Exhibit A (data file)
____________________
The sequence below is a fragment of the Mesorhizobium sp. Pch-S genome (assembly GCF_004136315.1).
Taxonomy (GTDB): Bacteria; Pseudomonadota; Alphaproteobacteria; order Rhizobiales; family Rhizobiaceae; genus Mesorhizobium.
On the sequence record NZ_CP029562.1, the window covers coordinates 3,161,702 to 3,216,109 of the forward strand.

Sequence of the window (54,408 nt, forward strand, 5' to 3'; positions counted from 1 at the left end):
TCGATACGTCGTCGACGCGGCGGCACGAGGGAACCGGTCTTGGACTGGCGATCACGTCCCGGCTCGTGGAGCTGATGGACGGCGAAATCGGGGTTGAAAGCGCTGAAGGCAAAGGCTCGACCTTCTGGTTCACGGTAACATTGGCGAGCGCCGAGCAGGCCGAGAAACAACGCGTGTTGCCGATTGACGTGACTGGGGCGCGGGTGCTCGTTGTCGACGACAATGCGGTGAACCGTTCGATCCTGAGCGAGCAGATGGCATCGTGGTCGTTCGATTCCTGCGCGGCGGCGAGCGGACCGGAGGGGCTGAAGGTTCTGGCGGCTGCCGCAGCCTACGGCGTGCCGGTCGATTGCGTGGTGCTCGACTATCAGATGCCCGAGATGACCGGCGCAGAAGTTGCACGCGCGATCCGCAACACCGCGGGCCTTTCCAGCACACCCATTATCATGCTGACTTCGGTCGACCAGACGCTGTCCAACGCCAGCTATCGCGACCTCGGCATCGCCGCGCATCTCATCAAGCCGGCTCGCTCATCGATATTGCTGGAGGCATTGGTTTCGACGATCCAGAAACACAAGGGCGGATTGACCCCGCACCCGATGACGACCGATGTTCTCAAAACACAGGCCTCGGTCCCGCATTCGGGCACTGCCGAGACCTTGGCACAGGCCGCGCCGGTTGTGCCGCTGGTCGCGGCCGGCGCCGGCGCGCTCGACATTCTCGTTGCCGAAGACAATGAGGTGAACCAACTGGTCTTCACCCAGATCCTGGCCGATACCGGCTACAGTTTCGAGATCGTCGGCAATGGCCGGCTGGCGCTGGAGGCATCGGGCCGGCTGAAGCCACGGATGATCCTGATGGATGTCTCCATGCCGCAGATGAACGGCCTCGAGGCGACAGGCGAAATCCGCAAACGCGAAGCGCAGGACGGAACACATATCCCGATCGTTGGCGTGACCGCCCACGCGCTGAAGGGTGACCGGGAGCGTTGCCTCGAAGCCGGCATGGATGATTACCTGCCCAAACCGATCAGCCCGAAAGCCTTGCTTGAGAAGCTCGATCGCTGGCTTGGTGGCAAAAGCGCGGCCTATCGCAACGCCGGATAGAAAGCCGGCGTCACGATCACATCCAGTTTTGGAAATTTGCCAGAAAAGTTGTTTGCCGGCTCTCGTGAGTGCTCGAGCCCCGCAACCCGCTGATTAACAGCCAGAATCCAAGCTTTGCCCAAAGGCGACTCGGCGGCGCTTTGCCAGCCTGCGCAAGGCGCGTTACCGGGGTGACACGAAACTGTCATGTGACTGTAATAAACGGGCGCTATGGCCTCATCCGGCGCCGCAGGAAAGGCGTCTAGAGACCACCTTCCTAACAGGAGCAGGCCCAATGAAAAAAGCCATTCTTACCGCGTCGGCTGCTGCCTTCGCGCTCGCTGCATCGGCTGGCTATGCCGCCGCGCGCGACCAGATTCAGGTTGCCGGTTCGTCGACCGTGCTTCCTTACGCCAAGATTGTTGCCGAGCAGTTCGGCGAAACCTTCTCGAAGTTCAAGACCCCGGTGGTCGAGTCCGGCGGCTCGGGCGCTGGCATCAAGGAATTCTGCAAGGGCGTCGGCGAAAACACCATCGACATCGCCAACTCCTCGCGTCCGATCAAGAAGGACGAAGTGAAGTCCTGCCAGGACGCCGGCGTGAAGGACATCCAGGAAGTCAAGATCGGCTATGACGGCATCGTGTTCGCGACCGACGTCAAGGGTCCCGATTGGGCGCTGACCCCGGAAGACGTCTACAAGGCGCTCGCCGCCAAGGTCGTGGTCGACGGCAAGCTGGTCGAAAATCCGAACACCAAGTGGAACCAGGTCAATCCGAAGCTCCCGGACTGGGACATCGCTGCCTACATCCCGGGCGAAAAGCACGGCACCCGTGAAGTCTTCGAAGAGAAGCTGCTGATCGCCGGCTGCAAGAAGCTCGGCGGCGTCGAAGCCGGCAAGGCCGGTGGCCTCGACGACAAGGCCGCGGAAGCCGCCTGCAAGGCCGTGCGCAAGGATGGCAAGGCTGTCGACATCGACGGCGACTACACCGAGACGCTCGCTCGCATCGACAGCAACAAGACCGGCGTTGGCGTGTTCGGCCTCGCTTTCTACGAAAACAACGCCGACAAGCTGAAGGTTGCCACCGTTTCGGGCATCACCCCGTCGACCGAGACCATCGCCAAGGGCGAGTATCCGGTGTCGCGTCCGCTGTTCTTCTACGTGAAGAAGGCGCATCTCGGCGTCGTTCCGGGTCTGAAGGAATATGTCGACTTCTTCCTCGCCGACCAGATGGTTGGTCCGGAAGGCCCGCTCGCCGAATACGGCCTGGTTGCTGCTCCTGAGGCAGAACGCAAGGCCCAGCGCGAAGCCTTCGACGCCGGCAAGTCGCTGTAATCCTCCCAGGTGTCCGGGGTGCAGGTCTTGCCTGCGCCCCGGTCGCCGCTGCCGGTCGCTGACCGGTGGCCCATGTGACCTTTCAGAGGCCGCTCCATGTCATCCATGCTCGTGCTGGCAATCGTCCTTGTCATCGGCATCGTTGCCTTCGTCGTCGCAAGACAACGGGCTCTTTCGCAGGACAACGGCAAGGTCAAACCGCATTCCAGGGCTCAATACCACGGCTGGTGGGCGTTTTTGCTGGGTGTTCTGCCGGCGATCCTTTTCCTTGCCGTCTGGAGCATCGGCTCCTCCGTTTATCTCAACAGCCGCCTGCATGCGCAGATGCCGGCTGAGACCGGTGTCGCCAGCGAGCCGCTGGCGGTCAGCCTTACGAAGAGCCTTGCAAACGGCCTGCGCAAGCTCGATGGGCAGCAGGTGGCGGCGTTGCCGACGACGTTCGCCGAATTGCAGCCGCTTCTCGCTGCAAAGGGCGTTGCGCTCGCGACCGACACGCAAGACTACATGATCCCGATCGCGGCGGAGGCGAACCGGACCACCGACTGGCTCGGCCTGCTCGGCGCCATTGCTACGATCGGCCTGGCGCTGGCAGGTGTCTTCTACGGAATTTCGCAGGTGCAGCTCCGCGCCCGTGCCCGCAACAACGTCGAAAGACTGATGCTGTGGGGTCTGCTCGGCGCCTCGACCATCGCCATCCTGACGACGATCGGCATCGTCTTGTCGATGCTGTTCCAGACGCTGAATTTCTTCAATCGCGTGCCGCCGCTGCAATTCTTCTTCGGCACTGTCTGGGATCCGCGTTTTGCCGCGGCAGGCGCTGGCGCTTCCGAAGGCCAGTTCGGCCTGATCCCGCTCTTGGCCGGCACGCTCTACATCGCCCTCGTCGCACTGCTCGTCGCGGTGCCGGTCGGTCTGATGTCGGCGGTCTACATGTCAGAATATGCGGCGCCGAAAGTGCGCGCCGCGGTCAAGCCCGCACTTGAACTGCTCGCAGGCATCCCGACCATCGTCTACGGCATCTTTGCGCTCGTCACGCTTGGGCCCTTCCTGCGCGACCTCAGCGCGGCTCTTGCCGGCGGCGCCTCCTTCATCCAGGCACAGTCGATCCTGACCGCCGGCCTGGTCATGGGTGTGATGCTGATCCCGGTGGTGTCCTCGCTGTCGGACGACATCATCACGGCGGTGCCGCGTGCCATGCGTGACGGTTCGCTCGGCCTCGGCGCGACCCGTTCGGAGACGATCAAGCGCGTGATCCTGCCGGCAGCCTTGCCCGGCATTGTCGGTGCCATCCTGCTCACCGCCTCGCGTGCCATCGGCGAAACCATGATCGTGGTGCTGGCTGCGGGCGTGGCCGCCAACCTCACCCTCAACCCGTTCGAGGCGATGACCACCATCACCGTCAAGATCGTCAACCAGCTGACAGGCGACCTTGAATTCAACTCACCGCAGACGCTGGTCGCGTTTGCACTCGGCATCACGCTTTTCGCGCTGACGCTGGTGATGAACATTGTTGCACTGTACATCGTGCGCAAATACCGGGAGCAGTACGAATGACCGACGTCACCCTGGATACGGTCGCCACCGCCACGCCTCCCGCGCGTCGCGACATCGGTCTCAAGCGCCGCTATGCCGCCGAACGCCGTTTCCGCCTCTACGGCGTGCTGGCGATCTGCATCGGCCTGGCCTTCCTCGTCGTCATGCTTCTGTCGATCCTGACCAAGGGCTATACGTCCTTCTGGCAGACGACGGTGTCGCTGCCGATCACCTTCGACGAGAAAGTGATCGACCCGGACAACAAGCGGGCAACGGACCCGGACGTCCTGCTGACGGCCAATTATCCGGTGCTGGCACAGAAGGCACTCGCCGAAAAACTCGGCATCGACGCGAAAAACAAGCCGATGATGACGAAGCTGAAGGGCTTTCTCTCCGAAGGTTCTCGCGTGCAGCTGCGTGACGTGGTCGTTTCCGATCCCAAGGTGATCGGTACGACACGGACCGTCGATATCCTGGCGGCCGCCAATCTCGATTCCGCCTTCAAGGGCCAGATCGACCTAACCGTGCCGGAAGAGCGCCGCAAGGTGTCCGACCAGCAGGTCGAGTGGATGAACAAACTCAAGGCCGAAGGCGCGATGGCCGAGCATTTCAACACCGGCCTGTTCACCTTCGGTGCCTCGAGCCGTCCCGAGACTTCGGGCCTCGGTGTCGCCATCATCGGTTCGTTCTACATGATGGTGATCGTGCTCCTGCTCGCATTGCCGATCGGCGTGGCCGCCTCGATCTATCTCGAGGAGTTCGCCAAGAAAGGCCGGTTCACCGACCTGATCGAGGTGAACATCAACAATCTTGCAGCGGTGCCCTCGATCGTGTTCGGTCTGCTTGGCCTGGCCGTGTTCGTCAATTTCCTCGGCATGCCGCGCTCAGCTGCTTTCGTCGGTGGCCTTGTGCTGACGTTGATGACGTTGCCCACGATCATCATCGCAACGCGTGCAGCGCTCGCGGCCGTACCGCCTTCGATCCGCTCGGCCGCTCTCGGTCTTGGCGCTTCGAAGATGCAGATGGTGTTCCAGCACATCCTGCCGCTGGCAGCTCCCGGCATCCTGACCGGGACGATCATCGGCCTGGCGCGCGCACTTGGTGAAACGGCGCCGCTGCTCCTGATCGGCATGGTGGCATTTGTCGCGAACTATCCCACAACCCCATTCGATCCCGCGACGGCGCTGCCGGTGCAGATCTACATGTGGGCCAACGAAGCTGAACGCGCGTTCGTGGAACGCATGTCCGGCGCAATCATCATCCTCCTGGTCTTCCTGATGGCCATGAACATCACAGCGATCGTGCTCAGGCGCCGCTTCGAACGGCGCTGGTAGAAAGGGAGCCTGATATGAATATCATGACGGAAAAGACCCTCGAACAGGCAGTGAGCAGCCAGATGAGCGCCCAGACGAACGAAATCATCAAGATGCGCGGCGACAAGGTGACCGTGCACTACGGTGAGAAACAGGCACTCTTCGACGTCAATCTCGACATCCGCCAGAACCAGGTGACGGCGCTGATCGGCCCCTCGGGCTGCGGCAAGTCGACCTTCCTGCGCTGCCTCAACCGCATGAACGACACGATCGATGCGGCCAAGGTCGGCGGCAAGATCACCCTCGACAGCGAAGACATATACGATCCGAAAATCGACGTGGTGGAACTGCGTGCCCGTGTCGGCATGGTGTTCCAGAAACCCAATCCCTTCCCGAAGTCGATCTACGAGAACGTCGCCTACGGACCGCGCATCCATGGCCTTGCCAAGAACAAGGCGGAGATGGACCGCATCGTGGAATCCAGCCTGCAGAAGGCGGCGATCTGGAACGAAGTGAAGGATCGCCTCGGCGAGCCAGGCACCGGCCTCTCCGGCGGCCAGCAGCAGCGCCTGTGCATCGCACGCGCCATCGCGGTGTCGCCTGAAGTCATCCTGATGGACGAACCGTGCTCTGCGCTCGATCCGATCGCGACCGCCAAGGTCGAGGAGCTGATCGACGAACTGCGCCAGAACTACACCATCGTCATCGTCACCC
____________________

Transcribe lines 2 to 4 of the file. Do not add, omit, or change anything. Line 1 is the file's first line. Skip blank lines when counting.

Taxonomy (GTDB): Bacteria; Pseudomonadota; Alphaproteobacteria; order Rhizobiales; family Rhizobiaceae; genus Mesorhizobium.
On the sequence record NZ_CP029562.1, the window covers coordinates 3,161,702 to 3,216,109 of the forward strand.

Sequence of the window (54,408 nt, forward strand, 5' to 3'; positions counted from 1 at the left end):